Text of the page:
A few days ago, I mentioned some revisions of the regulations implementing the Endangered Species Act, changes which would gut key provisions. In addition to imposing an arbitrary time limit on what decision-makers could examine regarding potential threats to a species, the new regulations would delegate many powers to state governments, water down the standards used to judge whether a species is endangered, and allow habitat destruction that could harm endangered species. PEER and the Center for Biological Diversity has a handy comparison guide for some major changes.
Regulations are the part of the legislative process that happens after what Schoolhouse Rock taught you about a bill becoming law. Congress passes a bill that lays out the standards and principles it wants to see applied, the president signs it, then agencies issue regulations which implement those standards. For instance, the Endangered Species Act as passed defines “endangered species” as “any species which is in danger of extinction throughout all or a significant portion of its range other than a species of the Class Insecta determined by the Secretary to constitute a pest whose protection under the provisions of this Act would present an overwhelming and overriding risk to man.” A “species” is “any subspecies of fish or wildlife or plants, and any distinct population segment of any species or vertebrate fish or wildlife which interbreeds when mature.” And that may seem clear, but what’s a population segment? When is a population subsegment “distinct”? What’s a subspecies? What does it mean to be in danger of extinction? What is a significant portion of a species range? What is a species’ range anyway?
Those are the questions that agencies have to address as they enforce and carry out the law, and regulations – published in the Code of Federal Regulations – implement laws and sort out those complexities. They tend to get less public scrutiny than Congressional actions, and can be more convoluted, too. That is why there’s been a lot of controversy about decisions to place political appointees deep into the process of making regulations and advisory rulings. The more political those regulations become, the further they go towards creating an alternative legislative path, rather than a technocratic implementation of legislative will.
As an example, a report from the Interior Department Inspector General says Julie MacDonald overrode the work of scientists. We’ve discussed MacDonald before, she’s a deputy assistant Secretary of the Interior, trained as a civil engineer, not a biologist. That hasn’t stopped her from editing scientific reports and exerting pressure on people who make decisions about listing endangered species:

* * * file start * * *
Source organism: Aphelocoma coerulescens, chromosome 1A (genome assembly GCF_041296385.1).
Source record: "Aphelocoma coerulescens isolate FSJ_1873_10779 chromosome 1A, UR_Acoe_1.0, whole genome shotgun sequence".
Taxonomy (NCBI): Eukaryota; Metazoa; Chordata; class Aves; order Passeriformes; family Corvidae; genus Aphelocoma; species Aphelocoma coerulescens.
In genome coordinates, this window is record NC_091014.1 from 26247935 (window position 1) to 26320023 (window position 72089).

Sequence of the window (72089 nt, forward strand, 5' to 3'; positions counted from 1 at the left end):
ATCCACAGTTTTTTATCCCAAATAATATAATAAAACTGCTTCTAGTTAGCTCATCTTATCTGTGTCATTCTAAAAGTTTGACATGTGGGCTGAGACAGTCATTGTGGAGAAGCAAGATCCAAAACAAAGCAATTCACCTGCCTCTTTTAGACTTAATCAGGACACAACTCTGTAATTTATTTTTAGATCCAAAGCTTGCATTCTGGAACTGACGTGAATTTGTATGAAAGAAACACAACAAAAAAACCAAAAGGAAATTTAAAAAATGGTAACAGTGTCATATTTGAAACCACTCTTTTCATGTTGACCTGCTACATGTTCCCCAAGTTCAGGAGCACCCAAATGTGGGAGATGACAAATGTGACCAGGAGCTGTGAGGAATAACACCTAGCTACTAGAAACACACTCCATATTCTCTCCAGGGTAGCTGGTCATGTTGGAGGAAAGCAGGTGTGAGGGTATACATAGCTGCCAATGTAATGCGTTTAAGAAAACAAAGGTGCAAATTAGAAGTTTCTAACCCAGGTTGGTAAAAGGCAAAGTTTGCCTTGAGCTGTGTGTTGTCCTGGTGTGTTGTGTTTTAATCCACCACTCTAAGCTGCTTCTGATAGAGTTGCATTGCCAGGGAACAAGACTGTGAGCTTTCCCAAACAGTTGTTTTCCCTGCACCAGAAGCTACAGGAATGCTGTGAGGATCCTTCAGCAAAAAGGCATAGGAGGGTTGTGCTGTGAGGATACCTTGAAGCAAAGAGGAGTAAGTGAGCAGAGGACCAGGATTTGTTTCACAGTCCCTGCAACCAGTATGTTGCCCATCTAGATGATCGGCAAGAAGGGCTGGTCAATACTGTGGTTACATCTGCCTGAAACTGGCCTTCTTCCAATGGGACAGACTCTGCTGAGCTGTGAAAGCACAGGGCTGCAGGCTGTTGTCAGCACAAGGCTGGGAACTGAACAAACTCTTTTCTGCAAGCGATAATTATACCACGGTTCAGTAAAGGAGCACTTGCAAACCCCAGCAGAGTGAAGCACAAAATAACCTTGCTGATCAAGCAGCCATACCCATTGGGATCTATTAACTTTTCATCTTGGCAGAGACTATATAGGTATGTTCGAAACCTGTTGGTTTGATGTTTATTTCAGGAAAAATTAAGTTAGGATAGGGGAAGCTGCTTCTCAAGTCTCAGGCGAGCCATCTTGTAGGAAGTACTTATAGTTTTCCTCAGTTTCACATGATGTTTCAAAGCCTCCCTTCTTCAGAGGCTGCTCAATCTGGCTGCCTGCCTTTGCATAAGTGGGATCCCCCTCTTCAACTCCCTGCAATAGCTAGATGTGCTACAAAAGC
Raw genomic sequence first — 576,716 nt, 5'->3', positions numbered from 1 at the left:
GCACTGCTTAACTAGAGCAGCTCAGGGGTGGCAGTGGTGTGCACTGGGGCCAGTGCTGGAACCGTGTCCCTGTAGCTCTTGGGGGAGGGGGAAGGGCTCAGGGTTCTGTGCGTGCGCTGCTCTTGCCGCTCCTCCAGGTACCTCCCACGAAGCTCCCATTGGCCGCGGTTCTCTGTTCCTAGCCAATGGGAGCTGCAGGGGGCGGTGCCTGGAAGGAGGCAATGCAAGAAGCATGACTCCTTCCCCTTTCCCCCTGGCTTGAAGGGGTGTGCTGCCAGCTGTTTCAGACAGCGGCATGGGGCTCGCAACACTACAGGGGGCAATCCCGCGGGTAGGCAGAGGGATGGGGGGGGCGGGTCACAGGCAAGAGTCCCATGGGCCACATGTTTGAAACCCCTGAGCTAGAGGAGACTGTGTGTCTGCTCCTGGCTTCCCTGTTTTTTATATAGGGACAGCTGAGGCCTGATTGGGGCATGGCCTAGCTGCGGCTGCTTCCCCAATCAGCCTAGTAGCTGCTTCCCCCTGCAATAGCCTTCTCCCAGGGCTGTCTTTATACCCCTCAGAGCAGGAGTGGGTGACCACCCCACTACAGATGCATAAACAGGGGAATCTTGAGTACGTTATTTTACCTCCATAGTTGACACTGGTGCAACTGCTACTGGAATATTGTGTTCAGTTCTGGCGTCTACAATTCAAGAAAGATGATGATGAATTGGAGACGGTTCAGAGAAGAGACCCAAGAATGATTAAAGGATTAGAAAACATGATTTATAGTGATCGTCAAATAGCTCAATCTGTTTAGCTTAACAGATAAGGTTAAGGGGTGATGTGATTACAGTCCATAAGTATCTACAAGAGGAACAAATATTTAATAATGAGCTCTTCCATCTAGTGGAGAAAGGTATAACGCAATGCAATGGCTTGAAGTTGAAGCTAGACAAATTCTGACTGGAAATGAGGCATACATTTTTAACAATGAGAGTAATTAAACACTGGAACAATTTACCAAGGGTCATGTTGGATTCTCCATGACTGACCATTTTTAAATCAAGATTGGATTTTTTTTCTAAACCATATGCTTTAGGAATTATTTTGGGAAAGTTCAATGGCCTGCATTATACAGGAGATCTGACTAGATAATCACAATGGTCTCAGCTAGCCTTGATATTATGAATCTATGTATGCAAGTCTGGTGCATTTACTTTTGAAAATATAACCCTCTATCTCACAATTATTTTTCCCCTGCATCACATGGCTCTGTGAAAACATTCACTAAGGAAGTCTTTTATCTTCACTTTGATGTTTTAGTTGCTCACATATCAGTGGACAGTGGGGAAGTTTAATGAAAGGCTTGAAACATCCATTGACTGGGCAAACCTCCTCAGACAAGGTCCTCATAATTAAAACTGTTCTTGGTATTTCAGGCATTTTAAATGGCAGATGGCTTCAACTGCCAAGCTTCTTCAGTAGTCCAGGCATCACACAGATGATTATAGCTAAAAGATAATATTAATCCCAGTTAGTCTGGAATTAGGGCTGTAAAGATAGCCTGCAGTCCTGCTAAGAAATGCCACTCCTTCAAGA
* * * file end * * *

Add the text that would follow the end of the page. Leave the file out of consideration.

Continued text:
When the inspector general asked her “why she ignored or discounted” legal opinions from the regional offices, the report said, “MacDonald replied it was a matter of policy, it was what worked best, and it was the result of the risk balancing that takes place” between pursuing policy goals and ensuring decisions have an adequate basis.
She also denied giving preferential treatment to a California Farm Bureau lobbyist who was a friend, or to any of his clients.
The inspector general also found that Ms. MacDonald had sent internal government documents by e‑mail to a lawyer for the Pacific Legal Foundation — a property-rights group that frequently challenges endangered-species decisions.
She twice sent internal Environmental Protection Agency documents — one involving water quality management — to individuals whose e‑mail addresses ended in “chevrontexaco.com,” the report said.
She undoubtedly had a hand in the new ESA regulations, which also borrow heavily from proposals Rep. Richard Pombo had been pushing until he got knocked out of Congress by Jerry McNerney.
The place for major policy choices is Congress, not the executive regulatory process. The idea that changes rejected by Congress and by voters would be revived through the regulatory process is deeply troubling, as is MacDonald’s attitude towards legal opinions by civil servants. There is no doubt that the executive branch makes policy choices, but those choices must be constrained by the law and the will of Congress. They certainly should not be made by anti-wildlife activists or oil companies.
And while we’re on the topic, Jerry McNerney is facing heavy attacks from the Republicans. You should give him a hand today. Strong fundraising in the period ending today will help scare off Pombo and his allies.